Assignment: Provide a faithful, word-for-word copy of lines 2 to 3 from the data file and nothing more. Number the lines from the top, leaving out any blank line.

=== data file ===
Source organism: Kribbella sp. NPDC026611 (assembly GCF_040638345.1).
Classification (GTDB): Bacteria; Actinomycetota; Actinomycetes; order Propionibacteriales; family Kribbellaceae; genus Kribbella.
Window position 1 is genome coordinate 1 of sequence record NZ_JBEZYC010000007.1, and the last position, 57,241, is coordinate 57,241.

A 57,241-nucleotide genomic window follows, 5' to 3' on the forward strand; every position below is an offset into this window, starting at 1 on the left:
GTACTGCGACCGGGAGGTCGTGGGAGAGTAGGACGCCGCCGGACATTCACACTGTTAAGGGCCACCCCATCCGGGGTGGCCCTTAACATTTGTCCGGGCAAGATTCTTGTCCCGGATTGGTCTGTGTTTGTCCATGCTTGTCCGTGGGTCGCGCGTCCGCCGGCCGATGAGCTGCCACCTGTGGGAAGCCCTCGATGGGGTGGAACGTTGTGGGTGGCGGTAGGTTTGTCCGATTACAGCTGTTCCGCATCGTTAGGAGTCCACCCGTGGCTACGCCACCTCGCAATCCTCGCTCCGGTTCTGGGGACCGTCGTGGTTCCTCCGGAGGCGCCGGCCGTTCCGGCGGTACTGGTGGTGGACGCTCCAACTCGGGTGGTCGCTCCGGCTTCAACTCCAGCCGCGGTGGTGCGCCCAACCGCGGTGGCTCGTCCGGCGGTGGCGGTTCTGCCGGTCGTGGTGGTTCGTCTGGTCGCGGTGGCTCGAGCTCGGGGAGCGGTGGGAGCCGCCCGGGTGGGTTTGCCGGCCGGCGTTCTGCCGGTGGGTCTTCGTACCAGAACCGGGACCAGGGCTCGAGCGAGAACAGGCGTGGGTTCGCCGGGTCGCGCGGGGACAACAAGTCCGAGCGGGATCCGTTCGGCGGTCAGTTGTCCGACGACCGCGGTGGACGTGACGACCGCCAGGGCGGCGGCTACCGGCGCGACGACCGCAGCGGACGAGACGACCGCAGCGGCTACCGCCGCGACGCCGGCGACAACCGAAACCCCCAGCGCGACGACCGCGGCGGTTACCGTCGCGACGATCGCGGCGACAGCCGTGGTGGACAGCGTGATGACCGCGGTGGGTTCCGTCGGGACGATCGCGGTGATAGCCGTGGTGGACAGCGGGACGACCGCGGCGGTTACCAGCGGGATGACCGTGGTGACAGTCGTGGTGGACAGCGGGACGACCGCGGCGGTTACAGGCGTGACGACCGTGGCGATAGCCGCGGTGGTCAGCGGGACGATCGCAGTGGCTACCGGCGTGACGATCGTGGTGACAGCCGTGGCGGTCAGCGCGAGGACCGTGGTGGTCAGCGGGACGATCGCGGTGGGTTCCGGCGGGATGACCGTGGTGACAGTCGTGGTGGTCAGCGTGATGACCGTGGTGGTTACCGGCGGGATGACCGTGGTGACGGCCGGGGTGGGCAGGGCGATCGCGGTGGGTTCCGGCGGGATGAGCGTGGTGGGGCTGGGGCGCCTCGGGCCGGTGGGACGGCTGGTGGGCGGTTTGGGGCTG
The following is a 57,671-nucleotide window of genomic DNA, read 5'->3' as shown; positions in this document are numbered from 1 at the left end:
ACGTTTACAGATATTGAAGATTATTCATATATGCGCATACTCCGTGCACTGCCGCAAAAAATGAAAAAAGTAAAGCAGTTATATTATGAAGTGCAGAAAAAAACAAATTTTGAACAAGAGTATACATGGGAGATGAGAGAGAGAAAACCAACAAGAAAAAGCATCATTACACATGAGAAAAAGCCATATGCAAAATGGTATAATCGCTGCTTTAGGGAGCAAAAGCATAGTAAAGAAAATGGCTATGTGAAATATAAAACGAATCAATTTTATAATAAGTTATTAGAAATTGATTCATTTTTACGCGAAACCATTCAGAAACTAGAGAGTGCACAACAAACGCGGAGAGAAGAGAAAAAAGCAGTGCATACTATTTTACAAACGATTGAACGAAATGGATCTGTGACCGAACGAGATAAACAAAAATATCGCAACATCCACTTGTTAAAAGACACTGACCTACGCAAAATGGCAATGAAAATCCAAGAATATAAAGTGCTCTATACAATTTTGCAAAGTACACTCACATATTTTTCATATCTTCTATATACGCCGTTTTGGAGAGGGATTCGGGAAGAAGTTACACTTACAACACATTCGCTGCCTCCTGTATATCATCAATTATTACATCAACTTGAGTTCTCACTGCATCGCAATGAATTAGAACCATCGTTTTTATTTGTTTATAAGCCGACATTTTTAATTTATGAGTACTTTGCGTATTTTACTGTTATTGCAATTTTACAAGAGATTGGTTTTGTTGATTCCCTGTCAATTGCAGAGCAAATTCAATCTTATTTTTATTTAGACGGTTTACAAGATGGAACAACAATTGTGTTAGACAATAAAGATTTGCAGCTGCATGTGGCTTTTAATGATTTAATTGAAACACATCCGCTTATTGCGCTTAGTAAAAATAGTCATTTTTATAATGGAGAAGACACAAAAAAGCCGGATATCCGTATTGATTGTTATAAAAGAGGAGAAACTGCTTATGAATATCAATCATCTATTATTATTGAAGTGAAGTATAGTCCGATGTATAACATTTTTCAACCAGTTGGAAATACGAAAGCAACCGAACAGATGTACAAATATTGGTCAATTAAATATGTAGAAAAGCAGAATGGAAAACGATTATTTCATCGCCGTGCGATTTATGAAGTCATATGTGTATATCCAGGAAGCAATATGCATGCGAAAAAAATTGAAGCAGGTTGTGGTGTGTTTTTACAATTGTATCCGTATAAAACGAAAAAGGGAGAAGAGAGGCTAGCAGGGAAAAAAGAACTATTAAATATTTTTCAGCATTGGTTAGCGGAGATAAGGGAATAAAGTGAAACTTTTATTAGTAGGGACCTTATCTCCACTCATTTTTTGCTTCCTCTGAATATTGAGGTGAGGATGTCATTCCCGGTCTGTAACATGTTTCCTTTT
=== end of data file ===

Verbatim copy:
Classification (GTDB): Bacteria; Actinomycetota; Actinomycetes; order Propionibacteriales; family Kribbellaceae; genus Kribbella.
Window position 1 is genome coordinate 1 of sequence record NZ_JBEZYC010000007.1, and the last position, 57,241, is coordinate 57,241.